Well drafted security of payment legislation would provide that if the claimant makes an application for adjudication, and the adjudicator decides that there is no jurisdiction, then the claimant should pay the adjudicator’s fees. But the legislation in Australia does not currently say that. By way of example, section 30 of the Building and Construction Industry Security of Payment Act 2009 (SA) provides that an adjudicator is entitled to be paid for adjudicating an adjudication application. It might well be thought that that means a valid adjudication application.
Similarly, if anything is agreed by way of fees between the adjudicator in the parties, a sensible agreement might include the same provision.
But what is the position where an adjudicator spends a considerable amount of time considering what purports to be an adjudication application, and then concludes that there was never a valid payment claim, and hence no adjudication application, or adjudication within the jurisdiction conferred by the Act? As the High Court said in Southern Han Breakfast Point v Lewrence Construction  HCA 52 at :
There is no dispute between the parties that service of a payment claim under s 13(1) of the [NSW] Act is an essential precondition to taking subsequent steps in the procedure set out in Pt 3 of the Act. There is accordingly no dispute that, unless a payment claim answering that description is served, there can be no adjudication application and hence no adjudication within the jurisdiction conferred by s 22 of the Act. That shared understanding of the relationship between s 13(1) and s 22 is undoubtedly correct.
That passage does cast a shadow of a doubt over the decision in Alucity Architectural v Australian Solutions Centre  NSWSC 608. In that case, the facts were that the claimant purported to make a payment claim, and what purported to be an adjudication application, and a purported adjudication was commenced. The adjudicator found that there was no available reference date for the payment claim under consideration, such that there was no valid payment claim, and he had no jurisdiction to determine the application.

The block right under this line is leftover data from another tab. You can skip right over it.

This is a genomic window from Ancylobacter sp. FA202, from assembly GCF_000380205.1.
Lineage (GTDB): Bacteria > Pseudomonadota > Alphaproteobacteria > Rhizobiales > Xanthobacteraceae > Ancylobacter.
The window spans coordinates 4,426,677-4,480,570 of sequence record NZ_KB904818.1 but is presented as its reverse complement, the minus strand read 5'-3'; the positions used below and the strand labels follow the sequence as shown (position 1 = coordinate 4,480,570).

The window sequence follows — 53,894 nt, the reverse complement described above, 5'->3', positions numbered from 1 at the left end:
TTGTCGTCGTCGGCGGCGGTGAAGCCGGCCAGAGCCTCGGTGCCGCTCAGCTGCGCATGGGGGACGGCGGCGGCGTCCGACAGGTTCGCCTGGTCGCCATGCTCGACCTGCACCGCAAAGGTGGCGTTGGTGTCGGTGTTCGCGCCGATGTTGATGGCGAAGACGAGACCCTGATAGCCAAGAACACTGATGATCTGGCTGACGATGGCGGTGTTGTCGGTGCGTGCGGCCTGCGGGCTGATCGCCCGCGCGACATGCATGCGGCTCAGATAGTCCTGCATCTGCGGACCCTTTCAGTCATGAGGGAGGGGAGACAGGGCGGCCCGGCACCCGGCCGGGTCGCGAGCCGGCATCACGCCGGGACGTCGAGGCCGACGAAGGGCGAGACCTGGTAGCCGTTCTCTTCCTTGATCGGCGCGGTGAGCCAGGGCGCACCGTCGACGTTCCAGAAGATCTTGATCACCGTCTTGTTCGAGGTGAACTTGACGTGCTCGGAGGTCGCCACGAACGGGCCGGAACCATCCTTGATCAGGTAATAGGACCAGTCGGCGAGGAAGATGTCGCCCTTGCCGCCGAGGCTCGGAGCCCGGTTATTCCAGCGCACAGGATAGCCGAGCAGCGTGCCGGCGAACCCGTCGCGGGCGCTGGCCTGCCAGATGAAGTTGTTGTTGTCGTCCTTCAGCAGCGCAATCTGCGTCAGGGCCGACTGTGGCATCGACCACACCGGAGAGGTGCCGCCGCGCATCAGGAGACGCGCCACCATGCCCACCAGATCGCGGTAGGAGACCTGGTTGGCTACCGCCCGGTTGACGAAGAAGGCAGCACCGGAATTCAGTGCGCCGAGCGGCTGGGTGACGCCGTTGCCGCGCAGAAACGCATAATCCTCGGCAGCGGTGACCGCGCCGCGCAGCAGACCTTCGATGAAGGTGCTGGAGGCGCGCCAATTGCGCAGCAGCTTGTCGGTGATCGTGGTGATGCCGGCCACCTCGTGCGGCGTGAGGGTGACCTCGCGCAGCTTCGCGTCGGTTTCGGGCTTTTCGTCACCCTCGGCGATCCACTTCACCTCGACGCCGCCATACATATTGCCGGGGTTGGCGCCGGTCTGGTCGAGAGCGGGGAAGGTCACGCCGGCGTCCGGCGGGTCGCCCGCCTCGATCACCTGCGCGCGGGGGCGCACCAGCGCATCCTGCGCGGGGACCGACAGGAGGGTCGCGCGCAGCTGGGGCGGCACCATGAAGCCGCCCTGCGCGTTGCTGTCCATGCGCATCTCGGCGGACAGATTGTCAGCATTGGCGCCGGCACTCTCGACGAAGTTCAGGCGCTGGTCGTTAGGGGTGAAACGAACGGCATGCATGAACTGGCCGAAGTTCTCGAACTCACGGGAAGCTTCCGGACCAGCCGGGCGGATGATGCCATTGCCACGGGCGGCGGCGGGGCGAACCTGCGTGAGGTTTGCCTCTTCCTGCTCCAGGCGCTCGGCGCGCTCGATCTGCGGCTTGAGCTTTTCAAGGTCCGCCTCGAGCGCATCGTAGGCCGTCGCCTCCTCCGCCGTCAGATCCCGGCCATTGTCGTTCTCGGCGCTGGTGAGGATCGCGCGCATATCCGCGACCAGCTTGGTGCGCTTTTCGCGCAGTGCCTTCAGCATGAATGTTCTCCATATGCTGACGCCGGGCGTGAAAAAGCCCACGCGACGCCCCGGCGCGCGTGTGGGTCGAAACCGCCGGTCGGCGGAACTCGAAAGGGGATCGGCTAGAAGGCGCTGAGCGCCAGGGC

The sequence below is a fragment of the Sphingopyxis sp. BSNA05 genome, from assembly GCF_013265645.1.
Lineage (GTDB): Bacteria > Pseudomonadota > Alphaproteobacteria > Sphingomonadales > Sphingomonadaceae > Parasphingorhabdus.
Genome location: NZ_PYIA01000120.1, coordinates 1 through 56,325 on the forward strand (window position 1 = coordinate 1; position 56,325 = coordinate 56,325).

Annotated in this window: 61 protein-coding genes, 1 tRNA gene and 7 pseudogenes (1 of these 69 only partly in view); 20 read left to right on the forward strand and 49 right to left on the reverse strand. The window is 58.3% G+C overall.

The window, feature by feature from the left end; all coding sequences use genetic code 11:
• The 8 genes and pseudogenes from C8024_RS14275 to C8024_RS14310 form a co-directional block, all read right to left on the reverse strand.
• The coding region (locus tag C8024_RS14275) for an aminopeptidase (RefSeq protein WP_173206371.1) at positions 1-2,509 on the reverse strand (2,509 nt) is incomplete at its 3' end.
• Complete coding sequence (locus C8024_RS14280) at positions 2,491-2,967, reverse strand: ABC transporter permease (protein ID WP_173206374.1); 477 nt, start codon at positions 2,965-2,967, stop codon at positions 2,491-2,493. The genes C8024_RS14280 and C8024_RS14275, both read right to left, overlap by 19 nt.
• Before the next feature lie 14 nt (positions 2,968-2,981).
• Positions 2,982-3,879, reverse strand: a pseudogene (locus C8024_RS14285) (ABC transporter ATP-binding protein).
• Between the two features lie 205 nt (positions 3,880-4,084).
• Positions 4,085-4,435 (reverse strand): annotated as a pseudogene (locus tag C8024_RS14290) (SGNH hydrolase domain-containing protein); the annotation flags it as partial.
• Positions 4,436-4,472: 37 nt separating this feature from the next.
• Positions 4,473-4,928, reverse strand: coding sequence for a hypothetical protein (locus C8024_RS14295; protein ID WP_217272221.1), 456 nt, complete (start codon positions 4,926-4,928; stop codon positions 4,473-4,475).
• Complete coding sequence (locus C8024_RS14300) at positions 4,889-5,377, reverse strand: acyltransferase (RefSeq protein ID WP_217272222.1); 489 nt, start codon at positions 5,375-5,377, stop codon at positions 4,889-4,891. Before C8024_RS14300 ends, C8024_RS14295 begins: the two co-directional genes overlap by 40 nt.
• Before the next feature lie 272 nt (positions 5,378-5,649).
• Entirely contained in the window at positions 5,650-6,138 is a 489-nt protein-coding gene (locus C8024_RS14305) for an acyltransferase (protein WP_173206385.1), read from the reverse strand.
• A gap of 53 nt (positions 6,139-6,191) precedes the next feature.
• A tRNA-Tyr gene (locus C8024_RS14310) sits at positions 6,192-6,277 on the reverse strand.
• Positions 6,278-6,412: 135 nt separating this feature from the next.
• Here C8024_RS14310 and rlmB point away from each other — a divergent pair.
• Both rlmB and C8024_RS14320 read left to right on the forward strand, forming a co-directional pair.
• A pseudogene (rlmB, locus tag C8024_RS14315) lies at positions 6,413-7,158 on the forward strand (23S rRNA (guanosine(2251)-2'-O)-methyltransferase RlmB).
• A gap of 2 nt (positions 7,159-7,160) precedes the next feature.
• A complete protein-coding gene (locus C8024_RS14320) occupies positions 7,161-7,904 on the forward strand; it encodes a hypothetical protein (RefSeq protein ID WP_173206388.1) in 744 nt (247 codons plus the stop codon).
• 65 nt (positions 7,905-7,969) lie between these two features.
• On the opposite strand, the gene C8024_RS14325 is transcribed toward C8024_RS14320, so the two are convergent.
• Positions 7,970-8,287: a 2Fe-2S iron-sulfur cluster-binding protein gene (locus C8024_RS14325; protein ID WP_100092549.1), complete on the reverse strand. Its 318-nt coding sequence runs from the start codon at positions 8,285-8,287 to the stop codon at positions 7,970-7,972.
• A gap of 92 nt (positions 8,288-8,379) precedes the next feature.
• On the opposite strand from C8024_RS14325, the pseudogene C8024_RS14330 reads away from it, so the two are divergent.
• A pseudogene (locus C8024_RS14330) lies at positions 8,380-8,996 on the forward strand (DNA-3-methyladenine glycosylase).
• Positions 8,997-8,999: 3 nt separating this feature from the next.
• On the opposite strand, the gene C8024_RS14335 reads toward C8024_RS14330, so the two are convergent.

An adjudicator is in some difficulty in these circumstances. If he simply announces to the parties that he has no jurisdiction, then it is not obvious that he has any entitlement to payment. And so in the Alucity, what happened was that the ANA wrote to the parties saying that the adjudication application had been determined, and that it would be released upon payment of the adjudicator’s fees of $16,555. The claimant – Alucity – paid, and was understandably disappointed by what it received. It claimed the money back, and that claim was determined by Hammerschlag J, who said that Alucity could not have the money back.
The case was argued on the basis of total failure of consideration, and perhaps unsurprisingly, the court found that there was not a total failure of consideration, because both the adjudicator and the ANA had done what they were asked to do. Further, it was found not fairly to lie in Alucity’s mouth to suggest that its adjudication application had not been adjudicated. The first of these findings is perhaps surprising in light of English authority; the second is more understandable. But it is worth taking a step back.
Suppose that the adjudicator had released his finding, and then sought payment. Would he have been entitled to payment under the Act? Very probably not, in the light of the Southern Han dictum: if the adjudication is a nullity, then the statutory right of an adjudicator to be paid for the adjudication surely falls away. And so the only way an adjudicator is likely to get paid in those circumstances, absent a relevant agreement, is by withholding until payment of the fee is made.
That is the tricky bit. If the adjudicator (or the ANA on the adjudicator’s behalf) pretends that a determination has been made, when in fact the adjudicator is saying that he has no jurisdiction to make a determination, then there is, one might think, something rather misleading about such pretence. The comfort that adjudicators have been drawing from Alucity comes from paragraph 58 of the judgment:
Section 22(1)(a) requires the adjudicator to determine the amount of the progress payment (if any) to be paid by the respondent to the claimant. A determination that no amount is to be paid because the claim is invalid is no less a determination than one which determines that no monies payable for some other reason.